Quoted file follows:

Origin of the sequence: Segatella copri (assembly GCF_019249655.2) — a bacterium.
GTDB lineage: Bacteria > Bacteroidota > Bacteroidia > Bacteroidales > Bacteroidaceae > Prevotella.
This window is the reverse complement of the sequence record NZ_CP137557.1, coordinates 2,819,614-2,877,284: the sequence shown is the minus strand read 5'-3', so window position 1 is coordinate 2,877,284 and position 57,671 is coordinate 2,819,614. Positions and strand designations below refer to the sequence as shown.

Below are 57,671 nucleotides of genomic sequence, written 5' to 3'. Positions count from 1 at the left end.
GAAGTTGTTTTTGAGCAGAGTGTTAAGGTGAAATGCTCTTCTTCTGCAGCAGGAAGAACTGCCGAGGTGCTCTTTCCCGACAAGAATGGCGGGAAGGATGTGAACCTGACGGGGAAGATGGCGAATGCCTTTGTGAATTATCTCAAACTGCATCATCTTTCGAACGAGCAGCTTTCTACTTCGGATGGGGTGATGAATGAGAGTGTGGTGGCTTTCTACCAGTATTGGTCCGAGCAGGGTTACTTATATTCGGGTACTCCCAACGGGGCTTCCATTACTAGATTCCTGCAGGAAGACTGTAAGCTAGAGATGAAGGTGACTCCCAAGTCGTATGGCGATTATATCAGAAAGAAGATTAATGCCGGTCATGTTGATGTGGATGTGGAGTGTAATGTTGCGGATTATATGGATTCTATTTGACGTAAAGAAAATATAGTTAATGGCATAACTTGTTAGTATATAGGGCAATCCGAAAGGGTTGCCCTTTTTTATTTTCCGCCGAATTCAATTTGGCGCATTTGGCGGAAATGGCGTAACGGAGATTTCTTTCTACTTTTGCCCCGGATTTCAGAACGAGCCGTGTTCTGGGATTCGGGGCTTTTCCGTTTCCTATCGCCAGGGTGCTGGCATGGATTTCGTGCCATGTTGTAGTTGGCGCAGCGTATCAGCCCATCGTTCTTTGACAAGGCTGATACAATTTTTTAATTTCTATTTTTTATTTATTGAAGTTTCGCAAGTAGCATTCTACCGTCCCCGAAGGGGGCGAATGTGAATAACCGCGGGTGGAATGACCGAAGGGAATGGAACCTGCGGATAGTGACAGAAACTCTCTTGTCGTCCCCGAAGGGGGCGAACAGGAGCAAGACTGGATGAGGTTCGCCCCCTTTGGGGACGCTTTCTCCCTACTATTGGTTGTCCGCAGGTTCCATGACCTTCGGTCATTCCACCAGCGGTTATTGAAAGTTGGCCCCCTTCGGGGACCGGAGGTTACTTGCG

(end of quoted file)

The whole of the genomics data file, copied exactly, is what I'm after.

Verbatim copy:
Origin of the sequence: Segatella copri (assembly GCF_019249655.2) — a bacterium.
GTDB lineage: Bacteria > Bacteroidota > Bacteroidia > Bacteroidales > Bacteroidaceae > Prevotella.
This window is the reverse complement of the sequence record NZ_CP137557.1, coordinates 2,819,614-2,877,284: the sequence shown is the minus strand read 5'-3', so window position 1 is coordinate 2,877,284 and position 57,671 is coordinate 2,819,614. Positions and strand designations below refer to the sequence as shown.

Below are 57,671 nucleotides of genomic sequence, written 5' to 3'. Positions count from 1 at the left end.
GAAGTTGTTTTTGAGCAGAGTGTTAAGGTGAAATGCTCTTCTTCTGCAGCAGGAAGAACTGCCGAGGTGCTCTTTCCCGACAAGAATGGCGGGAAGGATGTGAACCTGACGGGGAAGATGGCGAATGCCTTTGTGAATTATCTCAAACTGCATCATCTTTCGAACGAGCAGCTTTCTACTTCGGATGGGGTGATGAATGAGAGTGTGGTGGCTTTCTACCAGTATTGGTCCGAGCAGGGTTACTTATATTCGGGTACTCCCAACGGGGCTTCCATTACTAGATTCCTGCAGGAAGACTGTAAGCTAGAGATGAAGGTGACTCCCAAGTCGTATGGCGATTATATCAGAAAGAAGATTAATGCCGGTCATGTTGATGTGGATGTGGAGTGTAATGTTGCGGATTATATGGATTCTATTTGACGTAAAGAAAATATAGTTAATGGCATAACTTGTTAGTATATAGGGCAATCCGAAAGGGTTGCCCTTTTTTATTTTCCGCCGAATTCAATTTGGCGCATTTGGCGGAAATGGCGTAACGGAGATTTCTTTCTACTTTTGCCCCGGATTTCAGAACGAGCCGTGTTCTGGGATTCGGGGCTTTTCCGTTTCCTATCGCCAGGGTGCTGGCATGGATTTCGTGCCATGTTGTAGTTGGCGCAGCGTATCAGCCCATCGTTCTTTGACAAGGCTGATACAATTTTTTAATTTCTATTTTTTATTTATTGAAGTTTCGCAAGTAGCATTCTACCGTCCCCGAAGGGGGCGAATGTGAATAACCGCGGGTGGAATGACCGAAGGGAATGGAACCTGCGGATAGTGACAGAAACTCTCTTGTCGTCCCCGAAGGGGGCGAACAGGAGCAAGACTGGATGAGGTTCGCCCCCTTTGGGGACGCTTTCTCCCTACTATTGGTTGTCCGCAGGTTCCATGACCTTCGGTCATTCCACCAGCGGTTATTGAAAGTTGGCCCCCTTCGGGGACCGGAGGTTACTTGCG